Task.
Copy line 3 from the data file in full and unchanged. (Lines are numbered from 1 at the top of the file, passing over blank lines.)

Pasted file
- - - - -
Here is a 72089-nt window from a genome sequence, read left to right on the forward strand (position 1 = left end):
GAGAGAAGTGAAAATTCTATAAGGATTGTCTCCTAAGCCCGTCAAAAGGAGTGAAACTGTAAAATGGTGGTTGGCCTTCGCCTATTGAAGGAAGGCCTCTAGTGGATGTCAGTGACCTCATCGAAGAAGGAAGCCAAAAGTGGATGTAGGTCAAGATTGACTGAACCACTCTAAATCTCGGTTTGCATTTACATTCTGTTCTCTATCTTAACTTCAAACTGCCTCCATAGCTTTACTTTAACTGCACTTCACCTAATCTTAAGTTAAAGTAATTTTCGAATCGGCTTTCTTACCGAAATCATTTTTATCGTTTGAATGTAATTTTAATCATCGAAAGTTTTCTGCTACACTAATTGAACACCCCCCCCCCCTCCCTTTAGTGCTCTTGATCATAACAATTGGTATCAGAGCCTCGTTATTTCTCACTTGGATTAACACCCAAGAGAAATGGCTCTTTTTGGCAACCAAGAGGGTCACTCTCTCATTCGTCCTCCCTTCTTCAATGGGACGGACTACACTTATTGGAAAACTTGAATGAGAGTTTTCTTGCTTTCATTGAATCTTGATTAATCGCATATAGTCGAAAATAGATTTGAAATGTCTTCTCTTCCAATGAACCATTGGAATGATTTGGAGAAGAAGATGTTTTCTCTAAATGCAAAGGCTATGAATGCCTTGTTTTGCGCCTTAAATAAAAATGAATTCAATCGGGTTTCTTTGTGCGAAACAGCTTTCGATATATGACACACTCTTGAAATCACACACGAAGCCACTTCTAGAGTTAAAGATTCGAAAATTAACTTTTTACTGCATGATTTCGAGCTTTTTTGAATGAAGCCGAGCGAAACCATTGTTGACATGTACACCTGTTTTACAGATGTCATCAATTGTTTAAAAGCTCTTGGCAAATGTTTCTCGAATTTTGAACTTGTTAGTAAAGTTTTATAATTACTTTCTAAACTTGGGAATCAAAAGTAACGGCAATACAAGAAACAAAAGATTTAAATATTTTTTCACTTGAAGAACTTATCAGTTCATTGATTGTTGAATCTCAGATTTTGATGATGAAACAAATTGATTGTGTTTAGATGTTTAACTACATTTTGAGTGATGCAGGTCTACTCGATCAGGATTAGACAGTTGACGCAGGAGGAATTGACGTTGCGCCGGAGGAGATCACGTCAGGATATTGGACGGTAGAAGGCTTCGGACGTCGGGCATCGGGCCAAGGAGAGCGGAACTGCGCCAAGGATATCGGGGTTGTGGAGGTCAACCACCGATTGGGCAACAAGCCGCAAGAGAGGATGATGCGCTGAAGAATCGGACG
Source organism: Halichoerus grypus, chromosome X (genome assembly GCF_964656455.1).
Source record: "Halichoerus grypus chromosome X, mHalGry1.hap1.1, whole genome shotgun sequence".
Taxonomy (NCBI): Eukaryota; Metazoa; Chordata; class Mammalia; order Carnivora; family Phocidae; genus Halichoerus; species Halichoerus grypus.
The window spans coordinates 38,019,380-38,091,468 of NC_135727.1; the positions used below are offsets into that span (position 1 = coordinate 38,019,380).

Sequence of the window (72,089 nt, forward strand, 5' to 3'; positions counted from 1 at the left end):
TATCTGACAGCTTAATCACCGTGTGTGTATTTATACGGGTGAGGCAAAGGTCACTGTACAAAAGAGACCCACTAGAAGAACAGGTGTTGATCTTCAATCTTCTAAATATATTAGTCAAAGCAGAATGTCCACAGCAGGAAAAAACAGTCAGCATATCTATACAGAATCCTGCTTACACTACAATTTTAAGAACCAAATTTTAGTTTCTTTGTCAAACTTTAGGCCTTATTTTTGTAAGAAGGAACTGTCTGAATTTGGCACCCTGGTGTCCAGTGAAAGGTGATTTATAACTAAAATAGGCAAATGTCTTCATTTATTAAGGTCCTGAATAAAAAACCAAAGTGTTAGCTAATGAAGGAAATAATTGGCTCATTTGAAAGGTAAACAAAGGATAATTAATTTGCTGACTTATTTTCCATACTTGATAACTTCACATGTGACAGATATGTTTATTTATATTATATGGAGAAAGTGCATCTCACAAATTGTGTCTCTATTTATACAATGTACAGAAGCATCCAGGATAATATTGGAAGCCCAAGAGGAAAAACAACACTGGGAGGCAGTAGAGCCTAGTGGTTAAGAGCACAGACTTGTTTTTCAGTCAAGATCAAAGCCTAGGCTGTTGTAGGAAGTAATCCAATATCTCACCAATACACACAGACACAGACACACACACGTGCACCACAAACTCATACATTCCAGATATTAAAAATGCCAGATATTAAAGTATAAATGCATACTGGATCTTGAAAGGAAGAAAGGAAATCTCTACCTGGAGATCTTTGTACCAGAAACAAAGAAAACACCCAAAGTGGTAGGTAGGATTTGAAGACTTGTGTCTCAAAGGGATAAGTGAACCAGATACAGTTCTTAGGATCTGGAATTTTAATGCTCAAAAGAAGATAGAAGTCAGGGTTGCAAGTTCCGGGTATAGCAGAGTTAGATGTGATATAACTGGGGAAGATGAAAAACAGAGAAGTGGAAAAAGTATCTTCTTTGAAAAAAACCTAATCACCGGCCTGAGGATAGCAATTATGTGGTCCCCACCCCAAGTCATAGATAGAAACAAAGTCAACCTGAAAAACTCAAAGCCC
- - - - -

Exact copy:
Source organism: Halichoerus grypus, chromosome X (genome assembly GCF_964656455.1).